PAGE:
He admits he loves the movies, archaeological flaws and all, and the interest they’ve generated in his field. But he fears the stereotype discourages those who don’t see themselves reflected in it: people of color, for example.
When journalists write about him, they tend to focus on the most Indy-esque elements of his work, adventure and danger. It’s understandable—Begley is best known for his research in eastern Honduras, including the Mosquitia, a roughly 32,000 square mile rainforest region often characterized as forbidding and difficult.
Begley doesn’t fundamentally disagree with these descriptions, though he’s careful to point out that danger isn’t what drew him to archaeology. He went to eastern Honduras because he wanted to know about the people who once made it their home, and he dives for shipwrecks because they tell us how people lived and what mattered to them. To answer those questions requires a certain amount of adventure, but it isn’t the point. Nor is discovery, a word that provokes an almost allergic reaction from Begley: everything he’s studied and documented, he tells me more than once during my visit, was known about and pointed out to him by the local and indigenous populations who have been indispensable to his work.
“I don’t know that I’ve discovered anything. … I don’t even know which sites I first documented, or some other archaeologist,” he says. “It just doesn’t matter.” He’s fond of a phrase credited to the archaeologist David Hurst Thomas: it’s not what you find, it’s what you find out.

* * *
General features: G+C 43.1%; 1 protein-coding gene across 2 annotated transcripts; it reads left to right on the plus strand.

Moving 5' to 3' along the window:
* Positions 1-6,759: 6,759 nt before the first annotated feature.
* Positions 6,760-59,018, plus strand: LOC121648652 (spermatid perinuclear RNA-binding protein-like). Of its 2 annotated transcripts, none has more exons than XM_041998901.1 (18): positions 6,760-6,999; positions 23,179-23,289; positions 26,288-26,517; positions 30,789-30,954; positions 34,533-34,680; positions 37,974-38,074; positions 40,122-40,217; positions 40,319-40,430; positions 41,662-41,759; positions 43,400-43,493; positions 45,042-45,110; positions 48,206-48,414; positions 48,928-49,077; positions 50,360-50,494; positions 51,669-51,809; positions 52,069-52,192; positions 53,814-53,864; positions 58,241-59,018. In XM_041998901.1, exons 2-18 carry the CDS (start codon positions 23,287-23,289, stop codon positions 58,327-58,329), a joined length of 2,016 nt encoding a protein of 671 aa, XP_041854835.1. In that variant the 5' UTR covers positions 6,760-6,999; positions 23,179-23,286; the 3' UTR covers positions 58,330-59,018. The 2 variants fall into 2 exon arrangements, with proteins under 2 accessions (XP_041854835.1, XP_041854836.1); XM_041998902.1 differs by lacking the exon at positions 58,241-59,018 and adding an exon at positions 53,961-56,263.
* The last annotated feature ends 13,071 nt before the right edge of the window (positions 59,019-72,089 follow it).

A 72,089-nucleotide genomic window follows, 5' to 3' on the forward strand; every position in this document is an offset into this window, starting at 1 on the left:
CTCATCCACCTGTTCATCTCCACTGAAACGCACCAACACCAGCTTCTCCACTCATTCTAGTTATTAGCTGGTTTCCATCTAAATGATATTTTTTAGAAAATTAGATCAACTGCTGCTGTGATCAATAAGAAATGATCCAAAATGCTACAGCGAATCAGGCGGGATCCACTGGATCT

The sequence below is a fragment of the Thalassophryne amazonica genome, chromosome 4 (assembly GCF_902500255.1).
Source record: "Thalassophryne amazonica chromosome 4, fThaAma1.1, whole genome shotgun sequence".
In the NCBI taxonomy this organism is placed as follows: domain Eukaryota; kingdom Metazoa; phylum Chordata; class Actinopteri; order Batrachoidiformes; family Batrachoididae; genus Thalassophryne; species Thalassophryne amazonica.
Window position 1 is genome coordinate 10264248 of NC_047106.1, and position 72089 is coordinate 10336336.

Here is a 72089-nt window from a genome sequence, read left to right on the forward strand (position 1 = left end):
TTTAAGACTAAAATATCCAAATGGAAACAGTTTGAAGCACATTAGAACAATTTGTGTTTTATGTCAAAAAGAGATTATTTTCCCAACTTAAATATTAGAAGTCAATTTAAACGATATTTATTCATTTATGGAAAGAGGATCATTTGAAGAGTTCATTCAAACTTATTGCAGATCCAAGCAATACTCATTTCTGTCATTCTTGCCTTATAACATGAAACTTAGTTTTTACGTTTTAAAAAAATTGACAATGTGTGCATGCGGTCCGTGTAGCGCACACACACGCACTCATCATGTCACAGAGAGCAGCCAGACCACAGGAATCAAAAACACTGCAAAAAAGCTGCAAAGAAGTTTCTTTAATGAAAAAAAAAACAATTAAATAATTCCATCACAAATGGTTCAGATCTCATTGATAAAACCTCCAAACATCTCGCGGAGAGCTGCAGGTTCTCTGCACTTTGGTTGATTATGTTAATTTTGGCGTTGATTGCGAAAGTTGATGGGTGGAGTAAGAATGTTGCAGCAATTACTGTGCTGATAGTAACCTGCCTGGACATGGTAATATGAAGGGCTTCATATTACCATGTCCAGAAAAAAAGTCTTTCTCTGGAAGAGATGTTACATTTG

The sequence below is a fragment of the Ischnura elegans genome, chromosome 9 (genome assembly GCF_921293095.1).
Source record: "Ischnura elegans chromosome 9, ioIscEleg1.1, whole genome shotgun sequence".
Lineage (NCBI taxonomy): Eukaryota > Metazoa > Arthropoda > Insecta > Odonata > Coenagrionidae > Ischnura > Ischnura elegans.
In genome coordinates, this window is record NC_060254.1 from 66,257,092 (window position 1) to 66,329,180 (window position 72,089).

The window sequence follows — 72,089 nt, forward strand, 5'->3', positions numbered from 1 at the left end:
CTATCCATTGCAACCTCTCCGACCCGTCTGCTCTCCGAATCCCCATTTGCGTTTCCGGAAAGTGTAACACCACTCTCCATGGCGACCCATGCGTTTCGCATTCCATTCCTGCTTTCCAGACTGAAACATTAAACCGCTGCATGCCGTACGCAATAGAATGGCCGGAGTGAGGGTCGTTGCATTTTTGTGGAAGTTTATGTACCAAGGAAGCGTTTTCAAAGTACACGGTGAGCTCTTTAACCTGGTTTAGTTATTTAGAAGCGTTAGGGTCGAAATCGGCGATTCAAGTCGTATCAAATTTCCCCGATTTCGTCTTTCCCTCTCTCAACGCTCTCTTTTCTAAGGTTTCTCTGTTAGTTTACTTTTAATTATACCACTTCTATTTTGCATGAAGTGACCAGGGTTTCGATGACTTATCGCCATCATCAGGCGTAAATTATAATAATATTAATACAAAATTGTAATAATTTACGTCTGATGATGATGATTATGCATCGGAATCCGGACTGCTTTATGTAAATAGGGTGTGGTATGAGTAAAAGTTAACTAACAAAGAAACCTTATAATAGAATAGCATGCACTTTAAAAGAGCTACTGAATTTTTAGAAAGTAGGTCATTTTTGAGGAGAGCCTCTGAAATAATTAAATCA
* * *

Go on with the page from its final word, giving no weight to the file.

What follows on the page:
Begley isn’t shadowboxing when he expresses frustration about the portrayal of archaeology in the media. For several years the area in Honduras where he began his career has been at the center of a dispute about exactly these issues: the sometimes distorting force of publicity on complex scholarly work, the media’s love of danger, discoveries, and firsts. He’s seen up close what happens when the popular appetite for a great story devours a more nuanced reality—when it gets in the way of the truth.
From his grandfather Joe, Begley inherited not only a deep connection to his home state of Kentucky but also the idea that you should fight for regular folks against the powerful. (His grandmother Evelyn Gaynell Caudill Begley, EX’39, attended the University of Chicago.)
Joe Begley was among the earliest anti-strip-mining activists in Kentucky. When Joe settled in eastern Kentucky, “immediately he saw people being abused by coal companies,” Begley says. His grandfather found ways to get things done: Joe Begley knew everyone, talked to everyone, worked with everyone. “It was that connection that really allowed his effectiveness,” he says. Without those relationships, you “just end up screaming from the sidelines.”